The Web of Science API offers direct access to the underlying data instead of interacting with the records through the web interface. Since CA is not offered as a facet in the web interface, this work requires access to the exported data anyway; using the API is faster, more convenient, and can offer even richer data than is available through the web.

Sounds great, just use the WoS API then

Unfortunately, I have always found the Web of Science API to be difficult to use and understand. There are varying levels of API access possible, and these must be included in the library’s negotiated contract with Clarivate. Even when access has been agreed upon, I have found the approval procedure to be cumbersome, slow, and opaque. I had to reach out to our sales rep to get my request expedited, and even after I have was granted an API key (a secret string of 40 characters that uniquely identifies me), I still run into errors.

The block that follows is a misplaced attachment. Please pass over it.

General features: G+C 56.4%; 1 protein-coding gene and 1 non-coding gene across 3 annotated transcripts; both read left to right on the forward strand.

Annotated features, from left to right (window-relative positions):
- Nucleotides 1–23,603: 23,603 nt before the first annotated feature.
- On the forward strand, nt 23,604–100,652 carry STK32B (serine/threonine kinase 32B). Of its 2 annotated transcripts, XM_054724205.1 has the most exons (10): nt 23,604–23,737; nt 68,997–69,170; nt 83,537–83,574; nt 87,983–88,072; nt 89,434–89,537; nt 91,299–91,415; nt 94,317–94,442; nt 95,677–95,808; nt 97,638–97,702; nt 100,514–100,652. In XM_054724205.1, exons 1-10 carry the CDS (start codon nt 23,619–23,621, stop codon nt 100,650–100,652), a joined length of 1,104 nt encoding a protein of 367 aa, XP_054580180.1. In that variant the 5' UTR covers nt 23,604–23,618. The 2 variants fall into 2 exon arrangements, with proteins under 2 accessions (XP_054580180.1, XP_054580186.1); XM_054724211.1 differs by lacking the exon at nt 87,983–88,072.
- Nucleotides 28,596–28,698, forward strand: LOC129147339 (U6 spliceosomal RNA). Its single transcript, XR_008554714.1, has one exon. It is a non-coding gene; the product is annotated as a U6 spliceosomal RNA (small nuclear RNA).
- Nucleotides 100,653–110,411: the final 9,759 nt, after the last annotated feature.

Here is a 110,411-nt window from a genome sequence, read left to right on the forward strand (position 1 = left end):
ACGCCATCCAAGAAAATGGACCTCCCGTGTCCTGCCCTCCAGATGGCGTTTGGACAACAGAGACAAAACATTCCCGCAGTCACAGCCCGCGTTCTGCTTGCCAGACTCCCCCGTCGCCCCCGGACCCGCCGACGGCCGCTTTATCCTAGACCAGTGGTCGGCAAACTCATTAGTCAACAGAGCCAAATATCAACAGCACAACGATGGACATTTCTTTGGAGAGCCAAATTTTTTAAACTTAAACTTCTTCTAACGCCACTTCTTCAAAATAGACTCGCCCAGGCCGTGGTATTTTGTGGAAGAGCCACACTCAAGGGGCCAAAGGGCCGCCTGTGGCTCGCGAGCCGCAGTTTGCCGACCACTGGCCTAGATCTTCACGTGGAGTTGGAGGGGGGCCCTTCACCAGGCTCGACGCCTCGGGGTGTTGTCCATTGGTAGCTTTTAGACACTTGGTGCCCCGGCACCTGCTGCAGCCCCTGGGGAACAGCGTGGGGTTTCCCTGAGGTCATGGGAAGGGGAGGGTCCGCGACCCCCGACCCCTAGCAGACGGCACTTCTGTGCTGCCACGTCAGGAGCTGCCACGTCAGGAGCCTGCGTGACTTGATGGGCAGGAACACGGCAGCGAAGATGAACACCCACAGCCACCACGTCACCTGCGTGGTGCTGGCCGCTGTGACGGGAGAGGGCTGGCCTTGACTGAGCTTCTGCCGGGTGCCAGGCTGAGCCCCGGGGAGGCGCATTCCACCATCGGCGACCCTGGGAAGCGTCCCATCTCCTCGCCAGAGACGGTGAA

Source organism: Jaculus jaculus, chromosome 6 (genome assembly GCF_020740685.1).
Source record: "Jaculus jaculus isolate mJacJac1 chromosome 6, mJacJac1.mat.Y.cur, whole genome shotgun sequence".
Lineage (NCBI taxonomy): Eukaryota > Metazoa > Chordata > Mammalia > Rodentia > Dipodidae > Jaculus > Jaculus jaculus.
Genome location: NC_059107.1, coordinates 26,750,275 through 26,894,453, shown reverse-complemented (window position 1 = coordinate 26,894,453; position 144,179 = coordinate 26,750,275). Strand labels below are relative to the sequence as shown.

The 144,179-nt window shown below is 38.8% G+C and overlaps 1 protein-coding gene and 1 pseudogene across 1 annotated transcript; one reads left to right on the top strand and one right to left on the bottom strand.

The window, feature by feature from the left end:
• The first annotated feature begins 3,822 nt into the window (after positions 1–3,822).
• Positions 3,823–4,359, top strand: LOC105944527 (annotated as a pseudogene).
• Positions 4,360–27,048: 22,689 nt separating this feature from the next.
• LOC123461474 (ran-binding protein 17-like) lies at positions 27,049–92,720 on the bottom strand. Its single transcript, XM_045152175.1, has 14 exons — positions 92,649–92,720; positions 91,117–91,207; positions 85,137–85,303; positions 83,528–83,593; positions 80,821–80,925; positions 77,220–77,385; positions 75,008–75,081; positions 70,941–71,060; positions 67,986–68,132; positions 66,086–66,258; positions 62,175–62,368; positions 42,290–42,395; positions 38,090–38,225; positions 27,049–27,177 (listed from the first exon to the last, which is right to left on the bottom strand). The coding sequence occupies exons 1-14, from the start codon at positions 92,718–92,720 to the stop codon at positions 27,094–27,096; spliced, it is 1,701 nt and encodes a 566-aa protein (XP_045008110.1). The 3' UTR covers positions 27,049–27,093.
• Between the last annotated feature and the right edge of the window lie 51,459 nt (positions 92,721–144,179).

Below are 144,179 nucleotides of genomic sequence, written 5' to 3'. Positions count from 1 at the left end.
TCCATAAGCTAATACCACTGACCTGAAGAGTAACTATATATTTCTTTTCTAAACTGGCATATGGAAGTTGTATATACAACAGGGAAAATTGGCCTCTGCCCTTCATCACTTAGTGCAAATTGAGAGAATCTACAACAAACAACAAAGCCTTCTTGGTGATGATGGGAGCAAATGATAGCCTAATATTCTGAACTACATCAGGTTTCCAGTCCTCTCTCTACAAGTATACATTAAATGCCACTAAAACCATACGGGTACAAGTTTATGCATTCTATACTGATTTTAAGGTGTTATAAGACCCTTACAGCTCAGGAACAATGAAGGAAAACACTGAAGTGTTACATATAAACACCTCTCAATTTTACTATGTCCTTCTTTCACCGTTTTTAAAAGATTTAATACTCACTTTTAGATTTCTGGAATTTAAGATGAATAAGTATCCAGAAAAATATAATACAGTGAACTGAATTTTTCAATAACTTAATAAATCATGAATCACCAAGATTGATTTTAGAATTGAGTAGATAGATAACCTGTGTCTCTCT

Python libraries such as wos for Web of Science (or pybliometrics for Scopus) attempt to provide a structure to automate the API query process through a script, but I have never been able to get them to work.

I consider myself fairly tech-savvy, but without a Computer Science degree, I quickly get lost at this step. Generous colleagues from around the world have been kind enough to share their Jupyter Notebooks or Python code with me as demonstrations, but these are still uniquely customized and tailored to their specific institutions and use cases, and are not completely generalizable to adapt locally.